• http://www.ydeveloper.com/e-smart-ecommerce-suite.html eCommerce

    Category pages are like landing pages and it’s will be easy for marketer to just focus on particular page of the category than whole site when it comes to search engine optimization.

  • http://twitter.com/JayneReddyhoff Jayne Reddyhoff

    The title of your article “…adding deep content to large E-commerce sites” implies that this was what your category redesign project consisted of. Is that the case? I would love to see more about what you did to generate such fantastic improvements.

  • http://www.brickmarketing.com/ Nick Stamoulis

    “the the total incremental traffic for one category may not move the
    overall needle at a corporate level; but, now it becomes a lot easier to
    sell the concept of repeating the project.”

    I think a lot of big sites look for even bigger gains and they typically want them as soon as possible. But having smaller wins that continually build over time will lead to a big gain for the site as a whole. That’s what you have to remind people of. Every little bit counts in the end!

  • wklang

    There is essentially no actionable information in this article whatsoever. More traffic is good? Great, thanks.

  • http://twitter.com/MaryKayLofurno Mary Kay Lofurno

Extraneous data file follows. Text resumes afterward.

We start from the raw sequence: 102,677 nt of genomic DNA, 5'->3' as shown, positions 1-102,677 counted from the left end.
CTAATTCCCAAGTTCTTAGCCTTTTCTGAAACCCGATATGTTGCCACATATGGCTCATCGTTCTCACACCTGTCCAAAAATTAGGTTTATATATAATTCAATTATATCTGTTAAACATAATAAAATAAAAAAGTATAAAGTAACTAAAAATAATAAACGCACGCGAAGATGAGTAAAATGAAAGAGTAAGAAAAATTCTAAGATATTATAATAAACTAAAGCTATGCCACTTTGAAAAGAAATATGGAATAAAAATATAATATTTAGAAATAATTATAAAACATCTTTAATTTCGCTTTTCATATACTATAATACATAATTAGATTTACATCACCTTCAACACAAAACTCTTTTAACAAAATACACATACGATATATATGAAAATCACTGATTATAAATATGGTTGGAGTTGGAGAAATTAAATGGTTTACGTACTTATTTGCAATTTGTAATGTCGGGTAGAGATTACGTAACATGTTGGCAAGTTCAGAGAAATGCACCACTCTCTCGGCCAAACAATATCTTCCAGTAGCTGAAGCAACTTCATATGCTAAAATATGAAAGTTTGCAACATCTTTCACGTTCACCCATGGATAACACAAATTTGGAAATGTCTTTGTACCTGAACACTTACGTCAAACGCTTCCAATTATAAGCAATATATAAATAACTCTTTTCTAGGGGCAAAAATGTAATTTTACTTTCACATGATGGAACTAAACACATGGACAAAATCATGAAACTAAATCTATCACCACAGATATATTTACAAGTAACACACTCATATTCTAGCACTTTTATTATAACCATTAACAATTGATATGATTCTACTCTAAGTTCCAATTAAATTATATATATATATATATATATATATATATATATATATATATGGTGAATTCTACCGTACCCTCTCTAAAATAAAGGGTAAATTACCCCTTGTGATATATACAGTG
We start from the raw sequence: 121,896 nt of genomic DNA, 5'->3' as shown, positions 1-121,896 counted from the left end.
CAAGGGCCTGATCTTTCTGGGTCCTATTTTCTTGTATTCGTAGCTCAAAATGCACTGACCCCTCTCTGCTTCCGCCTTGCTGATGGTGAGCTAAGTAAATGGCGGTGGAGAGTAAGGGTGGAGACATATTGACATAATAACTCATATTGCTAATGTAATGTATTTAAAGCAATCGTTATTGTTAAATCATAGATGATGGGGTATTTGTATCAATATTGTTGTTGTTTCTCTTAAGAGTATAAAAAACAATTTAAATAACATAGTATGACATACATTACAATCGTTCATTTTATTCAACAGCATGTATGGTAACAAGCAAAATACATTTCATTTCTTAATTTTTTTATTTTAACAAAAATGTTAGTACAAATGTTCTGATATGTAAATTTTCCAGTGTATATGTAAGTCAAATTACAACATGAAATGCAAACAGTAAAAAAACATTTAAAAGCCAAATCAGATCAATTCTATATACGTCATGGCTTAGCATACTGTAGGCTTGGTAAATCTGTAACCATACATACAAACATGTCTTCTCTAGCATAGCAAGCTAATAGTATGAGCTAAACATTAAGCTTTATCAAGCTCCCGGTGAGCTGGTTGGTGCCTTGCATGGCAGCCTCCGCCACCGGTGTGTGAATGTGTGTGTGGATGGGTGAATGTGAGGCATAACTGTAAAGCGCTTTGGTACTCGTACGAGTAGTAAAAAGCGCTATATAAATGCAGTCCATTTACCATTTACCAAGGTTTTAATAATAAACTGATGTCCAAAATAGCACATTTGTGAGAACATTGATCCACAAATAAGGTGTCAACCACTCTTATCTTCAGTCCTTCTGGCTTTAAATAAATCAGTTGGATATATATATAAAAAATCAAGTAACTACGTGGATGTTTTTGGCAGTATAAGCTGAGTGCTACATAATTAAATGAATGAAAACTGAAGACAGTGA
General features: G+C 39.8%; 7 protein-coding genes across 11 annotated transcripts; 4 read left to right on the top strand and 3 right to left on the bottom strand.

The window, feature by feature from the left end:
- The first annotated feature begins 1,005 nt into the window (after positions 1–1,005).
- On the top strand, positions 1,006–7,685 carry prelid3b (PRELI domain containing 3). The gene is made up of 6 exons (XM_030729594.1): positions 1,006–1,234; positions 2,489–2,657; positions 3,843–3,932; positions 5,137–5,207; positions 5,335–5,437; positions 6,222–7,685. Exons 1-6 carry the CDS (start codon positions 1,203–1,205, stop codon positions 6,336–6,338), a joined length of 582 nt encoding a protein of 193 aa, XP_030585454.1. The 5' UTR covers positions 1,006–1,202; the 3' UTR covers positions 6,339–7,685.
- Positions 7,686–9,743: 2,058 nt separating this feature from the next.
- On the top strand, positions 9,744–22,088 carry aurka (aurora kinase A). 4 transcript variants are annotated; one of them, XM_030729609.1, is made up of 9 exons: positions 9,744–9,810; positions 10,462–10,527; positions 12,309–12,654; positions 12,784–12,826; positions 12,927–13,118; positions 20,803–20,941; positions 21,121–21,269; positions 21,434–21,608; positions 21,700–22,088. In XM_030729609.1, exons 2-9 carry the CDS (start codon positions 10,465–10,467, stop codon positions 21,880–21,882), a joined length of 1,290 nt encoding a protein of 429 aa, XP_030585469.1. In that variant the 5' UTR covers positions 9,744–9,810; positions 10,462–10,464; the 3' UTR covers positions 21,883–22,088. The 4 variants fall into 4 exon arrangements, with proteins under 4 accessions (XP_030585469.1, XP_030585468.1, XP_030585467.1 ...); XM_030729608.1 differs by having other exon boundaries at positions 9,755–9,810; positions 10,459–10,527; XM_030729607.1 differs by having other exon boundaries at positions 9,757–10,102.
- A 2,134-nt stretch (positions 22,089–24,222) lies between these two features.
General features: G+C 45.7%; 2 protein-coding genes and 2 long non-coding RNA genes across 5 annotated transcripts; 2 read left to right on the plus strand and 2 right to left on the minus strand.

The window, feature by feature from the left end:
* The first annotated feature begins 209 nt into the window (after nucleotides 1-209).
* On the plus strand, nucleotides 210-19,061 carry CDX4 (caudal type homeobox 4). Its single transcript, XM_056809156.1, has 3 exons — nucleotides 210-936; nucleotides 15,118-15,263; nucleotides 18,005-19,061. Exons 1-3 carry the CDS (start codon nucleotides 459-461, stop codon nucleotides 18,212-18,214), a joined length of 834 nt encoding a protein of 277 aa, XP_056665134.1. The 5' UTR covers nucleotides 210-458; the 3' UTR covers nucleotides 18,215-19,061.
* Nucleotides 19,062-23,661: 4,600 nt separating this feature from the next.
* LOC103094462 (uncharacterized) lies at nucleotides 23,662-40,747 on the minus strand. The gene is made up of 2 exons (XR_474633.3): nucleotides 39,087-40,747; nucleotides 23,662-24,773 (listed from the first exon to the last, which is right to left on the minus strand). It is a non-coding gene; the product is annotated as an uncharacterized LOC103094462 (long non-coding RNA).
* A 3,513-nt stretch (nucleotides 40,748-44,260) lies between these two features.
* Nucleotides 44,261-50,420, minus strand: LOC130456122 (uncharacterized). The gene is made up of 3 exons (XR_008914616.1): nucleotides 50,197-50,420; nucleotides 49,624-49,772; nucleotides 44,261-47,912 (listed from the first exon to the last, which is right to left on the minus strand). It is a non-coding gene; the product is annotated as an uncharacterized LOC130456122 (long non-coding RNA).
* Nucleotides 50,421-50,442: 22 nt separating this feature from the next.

Eric,

    You make many good points. I think the main one here is picking a target to get a viable use-case in one part of the organization [or in your case, one category group] then seeing what happens and using the data to convince senior management to roll it out to other categories [divisions, if you are an enterprise seo/sem]. This does work and I live it out every day in my current job.

    That said, I guess I would have liked to see some sort of data representation of the other end of the equation [of course, you cannot give away company data] but something in regards to understanding what the man hours were, on the seo/sem side, the IT team and then the ripple and dollar effect on server load, increased cost to CDN,etc. and then what this means rolling it out across a large ecommerce site with a cTLD strategy.

    Its a lot to ask mind you but its what I am faced with every day when I have to provide justification as to why I should get a product team to take one of my suggestions on and I suspect that others are in this predicament as well.

    Thanks for sharing. Mary Kay Lofurno